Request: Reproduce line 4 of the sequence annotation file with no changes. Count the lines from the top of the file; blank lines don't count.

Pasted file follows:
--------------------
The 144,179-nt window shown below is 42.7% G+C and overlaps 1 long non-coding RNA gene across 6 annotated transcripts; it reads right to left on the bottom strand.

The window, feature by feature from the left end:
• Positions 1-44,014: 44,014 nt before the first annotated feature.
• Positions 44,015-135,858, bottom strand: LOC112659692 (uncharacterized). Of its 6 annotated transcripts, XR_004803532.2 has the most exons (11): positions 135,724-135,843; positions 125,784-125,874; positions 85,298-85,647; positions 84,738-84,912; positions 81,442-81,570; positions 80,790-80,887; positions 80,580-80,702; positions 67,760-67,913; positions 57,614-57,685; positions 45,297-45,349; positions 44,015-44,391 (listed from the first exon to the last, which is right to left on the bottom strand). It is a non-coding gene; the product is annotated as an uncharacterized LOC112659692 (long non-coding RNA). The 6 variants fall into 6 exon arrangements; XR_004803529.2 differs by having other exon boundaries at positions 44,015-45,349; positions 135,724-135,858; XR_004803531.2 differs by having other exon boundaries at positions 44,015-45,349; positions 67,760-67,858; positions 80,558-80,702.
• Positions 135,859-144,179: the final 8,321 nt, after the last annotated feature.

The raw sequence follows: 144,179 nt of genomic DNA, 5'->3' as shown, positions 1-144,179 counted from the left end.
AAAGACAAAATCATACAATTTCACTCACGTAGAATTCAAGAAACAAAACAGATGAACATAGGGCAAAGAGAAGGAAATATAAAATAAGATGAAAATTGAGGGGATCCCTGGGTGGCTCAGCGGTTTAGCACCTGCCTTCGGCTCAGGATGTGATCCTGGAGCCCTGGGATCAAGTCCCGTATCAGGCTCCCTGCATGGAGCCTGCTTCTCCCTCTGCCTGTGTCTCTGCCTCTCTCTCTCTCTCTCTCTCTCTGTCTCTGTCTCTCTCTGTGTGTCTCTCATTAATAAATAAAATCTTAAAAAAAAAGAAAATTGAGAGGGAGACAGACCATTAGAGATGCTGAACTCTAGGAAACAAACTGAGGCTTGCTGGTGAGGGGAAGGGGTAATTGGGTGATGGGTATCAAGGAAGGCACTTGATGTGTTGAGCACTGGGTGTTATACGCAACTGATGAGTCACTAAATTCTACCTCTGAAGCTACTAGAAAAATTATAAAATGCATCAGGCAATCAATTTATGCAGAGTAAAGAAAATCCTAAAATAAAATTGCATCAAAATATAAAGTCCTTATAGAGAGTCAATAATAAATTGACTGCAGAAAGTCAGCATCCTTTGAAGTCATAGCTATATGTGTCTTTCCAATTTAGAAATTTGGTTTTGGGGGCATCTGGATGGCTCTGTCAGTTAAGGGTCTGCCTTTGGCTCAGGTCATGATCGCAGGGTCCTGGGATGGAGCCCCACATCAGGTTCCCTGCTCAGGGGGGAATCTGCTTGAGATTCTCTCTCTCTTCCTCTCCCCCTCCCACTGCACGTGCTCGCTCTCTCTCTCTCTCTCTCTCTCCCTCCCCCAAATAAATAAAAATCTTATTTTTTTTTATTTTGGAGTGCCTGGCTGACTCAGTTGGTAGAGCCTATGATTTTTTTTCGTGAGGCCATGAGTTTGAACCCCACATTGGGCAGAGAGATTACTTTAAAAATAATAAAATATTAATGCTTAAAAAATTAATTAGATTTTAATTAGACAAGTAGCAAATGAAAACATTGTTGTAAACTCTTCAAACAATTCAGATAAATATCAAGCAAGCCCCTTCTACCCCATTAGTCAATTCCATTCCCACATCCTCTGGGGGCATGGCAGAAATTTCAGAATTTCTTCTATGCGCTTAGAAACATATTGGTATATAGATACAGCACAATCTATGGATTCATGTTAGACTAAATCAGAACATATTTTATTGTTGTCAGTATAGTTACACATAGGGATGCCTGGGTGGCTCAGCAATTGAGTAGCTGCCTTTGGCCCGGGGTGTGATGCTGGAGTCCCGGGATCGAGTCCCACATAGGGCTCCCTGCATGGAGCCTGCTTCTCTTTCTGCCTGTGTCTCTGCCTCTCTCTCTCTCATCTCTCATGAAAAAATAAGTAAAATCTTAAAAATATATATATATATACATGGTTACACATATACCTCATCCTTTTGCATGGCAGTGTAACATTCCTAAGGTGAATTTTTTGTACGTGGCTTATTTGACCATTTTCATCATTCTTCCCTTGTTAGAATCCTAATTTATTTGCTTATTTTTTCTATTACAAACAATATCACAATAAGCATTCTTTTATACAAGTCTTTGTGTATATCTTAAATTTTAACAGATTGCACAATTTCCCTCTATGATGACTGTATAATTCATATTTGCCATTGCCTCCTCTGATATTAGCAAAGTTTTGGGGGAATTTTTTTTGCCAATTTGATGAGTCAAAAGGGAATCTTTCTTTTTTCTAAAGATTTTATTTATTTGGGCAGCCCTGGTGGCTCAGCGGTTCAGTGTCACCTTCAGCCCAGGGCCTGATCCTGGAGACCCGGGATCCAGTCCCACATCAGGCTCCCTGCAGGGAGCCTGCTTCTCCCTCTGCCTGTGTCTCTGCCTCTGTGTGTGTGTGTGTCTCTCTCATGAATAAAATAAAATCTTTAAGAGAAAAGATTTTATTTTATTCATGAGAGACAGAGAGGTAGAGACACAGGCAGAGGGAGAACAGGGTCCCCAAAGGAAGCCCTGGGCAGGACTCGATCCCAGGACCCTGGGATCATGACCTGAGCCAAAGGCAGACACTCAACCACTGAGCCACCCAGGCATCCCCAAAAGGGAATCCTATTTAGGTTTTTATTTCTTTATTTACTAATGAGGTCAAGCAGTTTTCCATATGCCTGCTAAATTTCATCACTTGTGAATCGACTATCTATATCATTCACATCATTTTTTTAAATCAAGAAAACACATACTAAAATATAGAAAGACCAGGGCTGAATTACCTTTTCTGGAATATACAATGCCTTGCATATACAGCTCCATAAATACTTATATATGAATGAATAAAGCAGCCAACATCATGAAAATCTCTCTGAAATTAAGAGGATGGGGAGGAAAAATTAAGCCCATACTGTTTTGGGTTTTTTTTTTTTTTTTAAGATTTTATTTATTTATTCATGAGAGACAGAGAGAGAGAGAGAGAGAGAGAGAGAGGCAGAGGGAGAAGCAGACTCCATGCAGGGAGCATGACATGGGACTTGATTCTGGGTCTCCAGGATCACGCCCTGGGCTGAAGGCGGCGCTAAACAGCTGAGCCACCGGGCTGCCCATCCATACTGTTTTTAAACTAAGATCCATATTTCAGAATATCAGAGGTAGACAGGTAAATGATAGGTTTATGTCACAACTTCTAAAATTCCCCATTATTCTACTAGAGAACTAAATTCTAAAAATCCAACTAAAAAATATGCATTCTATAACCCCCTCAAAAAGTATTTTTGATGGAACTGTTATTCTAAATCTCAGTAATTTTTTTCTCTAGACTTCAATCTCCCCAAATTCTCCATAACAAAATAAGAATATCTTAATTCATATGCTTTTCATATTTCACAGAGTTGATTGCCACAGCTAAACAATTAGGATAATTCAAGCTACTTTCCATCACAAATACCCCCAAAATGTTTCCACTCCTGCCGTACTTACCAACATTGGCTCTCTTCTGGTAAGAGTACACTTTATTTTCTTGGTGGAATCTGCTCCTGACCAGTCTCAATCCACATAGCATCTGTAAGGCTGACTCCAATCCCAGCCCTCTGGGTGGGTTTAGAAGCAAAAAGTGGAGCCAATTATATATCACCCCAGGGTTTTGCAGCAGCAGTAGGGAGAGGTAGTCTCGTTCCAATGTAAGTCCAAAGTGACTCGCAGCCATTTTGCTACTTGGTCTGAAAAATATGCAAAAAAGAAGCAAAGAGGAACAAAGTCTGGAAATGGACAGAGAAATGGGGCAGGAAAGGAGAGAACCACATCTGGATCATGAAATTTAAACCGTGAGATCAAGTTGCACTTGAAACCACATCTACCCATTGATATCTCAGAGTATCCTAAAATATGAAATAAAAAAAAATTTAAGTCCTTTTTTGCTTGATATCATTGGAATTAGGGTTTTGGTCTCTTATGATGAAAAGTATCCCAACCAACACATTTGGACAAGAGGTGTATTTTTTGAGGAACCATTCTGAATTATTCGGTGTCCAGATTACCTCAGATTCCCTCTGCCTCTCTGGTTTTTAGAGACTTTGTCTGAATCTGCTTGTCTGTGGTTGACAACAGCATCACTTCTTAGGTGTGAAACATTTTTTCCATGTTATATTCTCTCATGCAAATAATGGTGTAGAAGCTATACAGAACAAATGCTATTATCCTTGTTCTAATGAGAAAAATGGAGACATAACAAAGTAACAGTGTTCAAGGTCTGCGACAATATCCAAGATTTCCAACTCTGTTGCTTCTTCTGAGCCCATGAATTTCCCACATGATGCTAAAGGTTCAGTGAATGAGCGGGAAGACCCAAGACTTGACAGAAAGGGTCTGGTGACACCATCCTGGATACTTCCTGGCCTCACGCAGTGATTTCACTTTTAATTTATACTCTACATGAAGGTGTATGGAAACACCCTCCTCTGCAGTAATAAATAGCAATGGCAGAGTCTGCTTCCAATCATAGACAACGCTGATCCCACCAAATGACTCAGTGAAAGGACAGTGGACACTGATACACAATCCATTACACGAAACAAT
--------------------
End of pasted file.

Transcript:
• Positions 44,015-135,858, bottom strand: LOC112659692 (uncharacterized). Of its 6 annotated transcripts, XR_004803532.2 has the most exons (11): positions 135,724-135,843; positions 125,784-125,874; positions 85,298-85,647; positions 84,738-84,912; positions 81,442-81,570; positions 80,790-80,887; positions 80,580-80,702; positions 67,760-67,913; positions 57,614-57,685; positions 45,297-45,349; positions 44,015-44,391 (listed from the first exon to the last, which is right to left on the bottom strand). It is a non-coding gene; the product is annotated as an uncharacterized LOC112659692 (long non-coding RNA). The 6 variants fall into 6 exon arrangements; XR_004803529.2 differs by having other exon boundaries at positions 44,015-45,349; positions 135,724-135,858; XR_004803531.2 differs by having other exon boundaries at positions 44,015-45,349; positions 67,760-67,858; positions 80,558-80,702.